Blåmann Blåmann is a 450-meter granite wall on the Norwegian island of Kvaløya, close to Tromso, which rises to an altitude of 861 meters. It is generally overhanging, compact, solid granite giving well-protected aid routes of around ten to twelve pitches. Centered on the wall is Arctandria (A2+), climbed in 1981 by Finn Daehli, Harvard and Sjur Nesheim using copperheads, hooks and knifeblades, and was considered at the time to be one of the hardest big wall routes in Norway. Subsequent ascents added some drilled protection, but still the climb has very little fixed gear.
In 2005 Blåmann suddenly gained international prominence after the Swiss, Didier Berthod and Giovanni Quirici, made a free ascent of Arctandria, rating the crux 5.13c. The two climbed the first five pitches on aid, fixed ropes and then spent six separate days working the route. Eventually, both climbers led every pitch. They used natural protection throughout and added no bolts. However, three of the pitches were only pinkpointed, and unsettled weather allowed no opportunity for a single-push ascent. Writing about the experience, Berthod praised the high quality of the climbing and was pleased to be able to climb the route without altering its character by adding bolts: the crux moves are only protected by two copperheads, making it a serious lead. With regard to a single-push ascent he noted, "the challenge is still there."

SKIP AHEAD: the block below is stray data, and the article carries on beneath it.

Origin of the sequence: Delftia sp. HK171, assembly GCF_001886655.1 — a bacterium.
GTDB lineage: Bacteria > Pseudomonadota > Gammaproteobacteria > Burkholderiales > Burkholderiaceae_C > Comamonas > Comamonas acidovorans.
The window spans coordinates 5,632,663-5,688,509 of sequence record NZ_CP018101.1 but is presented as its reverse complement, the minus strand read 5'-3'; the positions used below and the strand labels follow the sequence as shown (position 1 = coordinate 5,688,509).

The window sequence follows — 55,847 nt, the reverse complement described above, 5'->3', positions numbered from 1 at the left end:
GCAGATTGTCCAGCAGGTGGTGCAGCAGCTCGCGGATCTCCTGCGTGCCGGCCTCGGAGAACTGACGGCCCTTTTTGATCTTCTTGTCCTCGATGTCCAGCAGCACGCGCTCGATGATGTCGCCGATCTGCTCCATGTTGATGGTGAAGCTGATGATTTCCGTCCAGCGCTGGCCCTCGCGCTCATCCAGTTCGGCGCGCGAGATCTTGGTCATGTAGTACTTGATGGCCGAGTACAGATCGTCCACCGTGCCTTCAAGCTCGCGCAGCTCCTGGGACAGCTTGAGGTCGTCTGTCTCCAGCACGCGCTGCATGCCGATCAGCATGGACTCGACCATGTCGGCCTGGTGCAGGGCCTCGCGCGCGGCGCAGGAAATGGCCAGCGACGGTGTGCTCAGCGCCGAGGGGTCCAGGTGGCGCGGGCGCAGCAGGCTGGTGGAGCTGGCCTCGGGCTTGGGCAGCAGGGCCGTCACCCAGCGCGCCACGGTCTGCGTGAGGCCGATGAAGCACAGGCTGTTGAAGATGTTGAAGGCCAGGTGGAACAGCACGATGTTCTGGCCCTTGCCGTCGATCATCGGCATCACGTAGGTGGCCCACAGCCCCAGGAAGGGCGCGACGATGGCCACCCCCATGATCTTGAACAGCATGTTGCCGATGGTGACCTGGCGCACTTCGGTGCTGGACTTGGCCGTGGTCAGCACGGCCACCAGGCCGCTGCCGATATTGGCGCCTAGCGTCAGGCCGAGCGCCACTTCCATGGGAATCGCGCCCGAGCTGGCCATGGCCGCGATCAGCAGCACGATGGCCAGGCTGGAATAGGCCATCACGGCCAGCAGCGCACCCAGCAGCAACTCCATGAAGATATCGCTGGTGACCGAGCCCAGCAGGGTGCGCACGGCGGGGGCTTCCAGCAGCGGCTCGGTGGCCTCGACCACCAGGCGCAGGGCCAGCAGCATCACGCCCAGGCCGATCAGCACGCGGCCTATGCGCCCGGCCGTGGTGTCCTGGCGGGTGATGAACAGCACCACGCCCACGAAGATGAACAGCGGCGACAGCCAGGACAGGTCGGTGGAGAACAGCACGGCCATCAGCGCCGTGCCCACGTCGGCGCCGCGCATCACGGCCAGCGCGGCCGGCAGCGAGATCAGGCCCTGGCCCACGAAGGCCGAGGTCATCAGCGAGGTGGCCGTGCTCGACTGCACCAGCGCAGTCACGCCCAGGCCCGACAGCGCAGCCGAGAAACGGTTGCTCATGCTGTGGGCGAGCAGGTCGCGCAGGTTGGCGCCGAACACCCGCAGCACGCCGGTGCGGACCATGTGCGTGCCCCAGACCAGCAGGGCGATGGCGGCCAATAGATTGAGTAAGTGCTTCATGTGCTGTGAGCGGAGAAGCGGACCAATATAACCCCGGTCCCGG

This challenge was taken up by Austrian's Hansjorg Auer and Markus Heid (Auer soloed the Fish on the south face of the Marmolada earlier this year). The pair made a one-day redpoint of Arctandria on July 15 and upgraded the crux to 5.13d (8b). With pitch grades of 12c (7b+), 13d (8b), 12d (7c), 13b (8a), 12b (7b), 13a (7c+), 12b (7b), 11d (6c+), 11a (6b), 11c (6c) and three easy pitches to the summit.
Arctandria is one of the hardest multi-pitch, traditionally protected climbs in Europe.
Lindsay Griffin reports at Alpinist.com
Jonas Wiklund also reports on Arctandria at the UKClimbing.com forums (link) which also includes comment from Markus Heid on his and Hansjorg Auer's ascent.